The following 2 lines are the development of the bodhicitta attitude, whereby one thinks: "I'm going to practise this Amitabha sadhana, in order to establish all beings in buddhahood." Having recited the refuge and bodhicitta verses 3 times, Amitabha and his whole entourage dissolve into light and merge into oneself.

(3a) One imagines that from emptiness the 7 offerings appear, as well as the amrita, torma, and rakta. They are inexhaustible offerings filling the whole of space.
Of the 4 causes for rebirth in Déwachen, the first, the prerequisite of bodhicitta motivation, has been covered in the refuge and bodhicitta part of the sadhana. The next part is the basis for rebirth in Déwachen: the visualisation of developing the realm.
There are 2 parts to this: imagining oneself as the deity, and imagining the deities in front. Other tantric practices have an elaborate procedure for developing the self-visualisation, followed by the front-visualisation. This sadhana has just a simple procedure.
(3b) Imagine Déwachen with its soft, springy ground. In the centre of a pond of water, with the 8 special qualities, is an 8-petalled white lotus, its petals almost closed. In its centre is oneself as Chenrezig, white in colour, with head-mound and 2 arms, hands together at the heart in prayer-gesture, one's lower body hidden within the lotus.
In front of one is a precious throne, supported by 8 peacocks. On it is a thousand-petalled lotus and a moon-disc, on which Amitabha sits, as red as a ruby, with 2 arms, his 2 legs in vajra-posture. A begging-bowl filled with amrita rests on his hands, which are in meditation gesture. His back rests against a bodhi tree. To his right is Chenrezig, white in colour, standing on a moon-disc and lotus, with 4 arms: 2 hands in prayer-gesture at the heart, and the other two holding a lotus and mala.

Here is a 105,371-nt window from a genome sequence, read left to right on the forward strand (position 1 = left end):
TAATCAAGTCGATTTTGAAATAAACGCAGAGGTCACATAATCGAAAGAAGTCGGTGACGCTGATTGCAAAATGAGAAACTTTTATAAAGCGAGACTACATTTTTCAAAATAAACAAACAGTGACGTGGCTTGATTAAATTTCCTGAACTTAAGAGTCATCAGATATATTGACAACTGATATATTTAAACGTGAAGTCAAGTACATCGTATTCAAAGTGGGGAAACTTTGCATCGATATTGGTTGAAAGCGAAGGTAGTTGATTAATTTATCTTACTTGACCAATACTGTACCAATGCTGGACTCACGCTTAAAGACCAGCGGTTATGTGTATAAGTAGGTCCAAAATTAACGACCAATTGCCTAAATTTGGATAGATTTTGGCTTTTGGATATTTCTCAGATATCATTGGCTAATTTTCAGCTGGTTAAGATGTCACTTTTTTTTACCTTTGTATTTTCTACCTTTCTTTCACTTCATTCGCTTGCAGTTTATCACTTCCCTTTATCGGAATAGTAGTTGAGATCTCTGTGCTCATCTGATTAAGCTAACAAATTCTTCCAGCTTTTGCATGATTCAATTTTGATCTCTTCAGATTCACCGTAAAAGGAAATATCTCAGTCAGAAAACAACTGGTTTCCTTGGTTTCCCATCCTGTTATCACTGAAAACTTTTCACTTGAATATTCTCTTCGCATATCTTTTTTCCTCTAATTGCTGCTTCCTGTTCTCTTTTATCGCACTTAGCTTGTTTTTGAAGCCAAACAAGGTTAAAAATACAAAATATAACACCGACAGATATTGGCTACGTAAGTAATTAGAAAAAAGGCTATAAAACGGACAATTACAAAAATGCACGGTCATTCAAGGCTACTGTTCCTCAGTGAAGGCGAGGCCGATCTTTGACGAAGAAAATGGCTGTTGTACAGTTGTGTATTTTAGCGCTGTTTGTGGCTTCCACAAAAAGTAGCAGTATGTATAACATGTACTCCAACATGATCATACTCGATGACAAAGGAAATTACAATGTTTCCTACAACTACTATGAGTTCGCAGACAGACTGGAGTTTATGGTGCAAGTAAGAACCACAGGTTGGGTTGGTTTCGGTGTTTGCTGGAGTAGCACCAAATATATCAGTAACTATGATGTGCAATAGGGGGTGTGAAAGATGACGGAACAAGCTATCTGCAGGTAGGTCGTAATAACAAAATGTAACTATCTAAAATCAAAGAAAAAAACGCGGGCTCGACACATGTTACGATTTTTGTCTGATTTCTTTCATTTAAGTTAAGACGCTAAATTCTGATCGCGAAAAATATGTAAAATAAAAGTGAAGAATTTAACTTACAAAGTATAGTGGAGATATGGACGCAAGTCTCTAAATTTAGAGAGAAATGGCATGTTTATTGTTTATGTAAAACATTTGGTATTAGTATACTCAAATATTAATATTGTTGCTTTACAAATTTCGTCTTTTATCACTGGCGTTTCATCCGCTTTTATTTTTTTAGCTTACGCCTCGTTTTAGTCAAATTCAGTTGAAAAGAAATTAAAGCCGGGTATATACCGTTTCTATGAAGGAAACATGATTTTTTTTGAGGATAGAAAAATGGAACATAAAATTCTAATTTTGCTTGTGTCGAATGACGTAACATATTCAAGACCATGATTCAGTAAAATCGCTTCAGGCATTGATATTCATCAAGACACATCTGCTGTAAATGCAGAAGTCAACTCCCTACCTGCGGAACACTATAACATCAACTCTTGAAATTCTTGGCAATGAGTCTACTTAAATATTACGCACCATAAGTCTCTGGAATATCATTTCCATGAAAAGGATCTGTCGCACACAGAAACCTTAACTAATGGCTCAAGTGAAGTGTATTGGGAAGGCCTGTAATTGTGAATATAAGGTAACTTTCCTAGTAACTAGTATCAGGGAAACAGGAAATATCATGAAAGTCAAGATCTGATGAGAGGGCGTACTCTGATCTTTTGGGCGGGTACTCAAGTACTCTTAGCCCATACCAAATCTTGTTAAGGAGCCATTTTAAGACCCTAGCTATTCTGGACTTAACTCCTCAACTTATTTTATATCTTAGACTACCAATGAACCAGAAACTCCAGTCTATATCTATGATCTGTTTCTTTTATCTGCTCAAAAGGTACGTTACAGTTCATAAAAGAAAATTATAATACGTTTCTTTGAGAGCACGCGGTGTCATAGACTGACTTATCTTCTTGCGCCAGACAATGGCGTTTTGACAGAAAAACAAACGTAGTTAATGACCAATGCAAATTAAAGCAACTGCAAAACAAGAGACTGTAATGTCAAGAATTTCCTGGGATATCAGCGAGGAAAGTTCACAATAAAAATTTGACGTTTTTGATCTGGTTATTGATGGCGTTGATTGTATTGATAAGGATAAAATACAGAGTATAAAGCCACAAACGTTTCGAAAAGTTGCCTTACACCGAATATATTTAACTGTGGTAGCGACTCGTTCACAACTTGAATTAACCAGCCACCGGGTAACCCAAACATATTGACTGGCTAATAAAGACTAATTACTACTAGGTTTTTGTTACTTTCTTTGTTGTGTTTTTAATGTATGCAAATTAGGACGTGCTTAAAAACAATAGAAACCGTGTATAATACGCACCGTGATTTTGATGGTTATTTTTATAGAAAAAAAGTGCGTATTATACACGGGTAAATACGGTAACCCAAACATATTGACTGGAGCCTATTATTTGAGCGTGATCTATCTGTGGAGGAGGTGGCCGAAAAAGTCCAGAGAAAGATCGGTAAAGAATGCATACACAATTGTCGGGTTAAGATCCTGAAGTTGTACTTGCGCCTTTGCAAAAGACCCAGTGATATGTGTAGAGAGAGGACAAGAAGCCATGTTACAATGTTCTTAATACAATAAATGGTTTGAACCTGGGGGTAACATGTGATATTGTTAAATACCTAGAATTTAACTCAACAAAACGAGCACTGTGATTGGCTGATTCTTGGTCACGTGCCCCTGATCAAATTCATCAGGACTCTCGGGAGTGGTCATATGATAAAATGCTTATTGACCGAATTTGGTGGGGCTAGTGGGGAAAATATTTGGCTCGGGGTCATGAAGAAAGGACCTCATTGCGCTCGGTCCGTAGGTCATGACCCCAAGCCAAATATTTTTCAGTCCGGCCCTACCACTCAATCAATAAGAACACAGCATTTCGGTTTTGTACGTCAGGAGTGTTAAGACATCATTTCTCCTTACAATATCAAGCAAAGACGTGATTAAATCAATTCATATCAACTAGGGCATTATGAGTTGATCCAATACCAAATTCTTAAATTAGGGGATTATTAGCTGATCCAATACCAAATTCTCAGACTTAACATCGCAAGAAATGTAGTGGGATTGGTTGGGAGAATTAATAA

On Amitabha's left stands Vajrapani, on a lotus and moon-disc. He is blue in colour, with 2 arms, holding a vajra and bell in his right and left hands respectively.

(4a) In the 3 places of the Amitabha, Chenrezig and Vajrapani in front of one are a white OM, red AH, and blue HUNG, and in one's own heart, a white HRIH. Light-rays of 5 hues go out to Déwachen, inviting the 3 principal deities, and they arrive in space before one. The damtsigpa deity of one's own visualisation is already in front, and one now imagines that the yeshépas, the wisdom-beings, become inseparable from one's visualisation.

[Tenga Rinpoche was asked to explain the terms 'yeshépa' and 'damtsigpa'. This was his explanation:
The commitment-being, 'damtsigpa' (Tibetan) or 'samayasattva' (Sanskrit) is the deity one is imagining, i.e. oneself as the deity or the deity in front. From both oneself and the deity in front light-rays go out inviting the deity from the buddha-realm: the wisdom-being, 'yeshépa' (Tib.) or 'jnanasattva' (Skt.).
In the word damtsigpa/samayasattva, 'damtsig'/'samaya' is a changeless commitment. When one imagines oneself as Chenrezig, one does not change back into an ordinary being, or into another deity. It is a changeless commitment. The '-pa' (short for 'sempa') or '-sattva' is a hero, or someone with courage. This means that sometimes during meditation the deity can become unclear, but one has great courage and the strength to prevent that from happening, to remain clear. Thus all the faults in the development and completion stages of visualisation are unable to defeat one. That is why it is termed '-sempa' or 'brave one', 'hero'. Through meditating on the damtsigpa, clinging to the 5 skandhas is purified, and the result of this purification is the attainment of the sambhogakaya state in the bardo.
As regards the yeshépa/jnanasattva whom one invites, 'yeshé/jnana' is the pure nature of one's own mind and the nature of a Buddha's mind too, they are identical. The Buddha's awareness of the mind being dharmakaya, or primordial mind, is called ultimate wisdom, or 'yeshé.' The '-sempa' refers to the fact that in the dharmakaya one is free from all thoughts of something existing or not. One is free from all these faults or complications. At this time, one is inviting the primordial wisdom, 'yeshé', in the form of the deity, who merges into oneself as the damtsigpa. Through meditating on that, the ignorance of one's own mind is purified. What makes this purification possible is the innate purity of the dharmakaya mind of a Buddha and the purity of the essence of one's own mind. The result of this purification is the attainment of the dharmakaya at the time of death, when the 'ground luminosity' appears, along with the 'clear light of the path'.
In the nyingma tradition, one visualises oneself as the damtsigpa, and in one's heart is the yeshépa, the size of one's thumb. In the heart of that small deity is the 'ting-dzin-sempa' (skt. 'samadhisattva'). So it is slightly different.]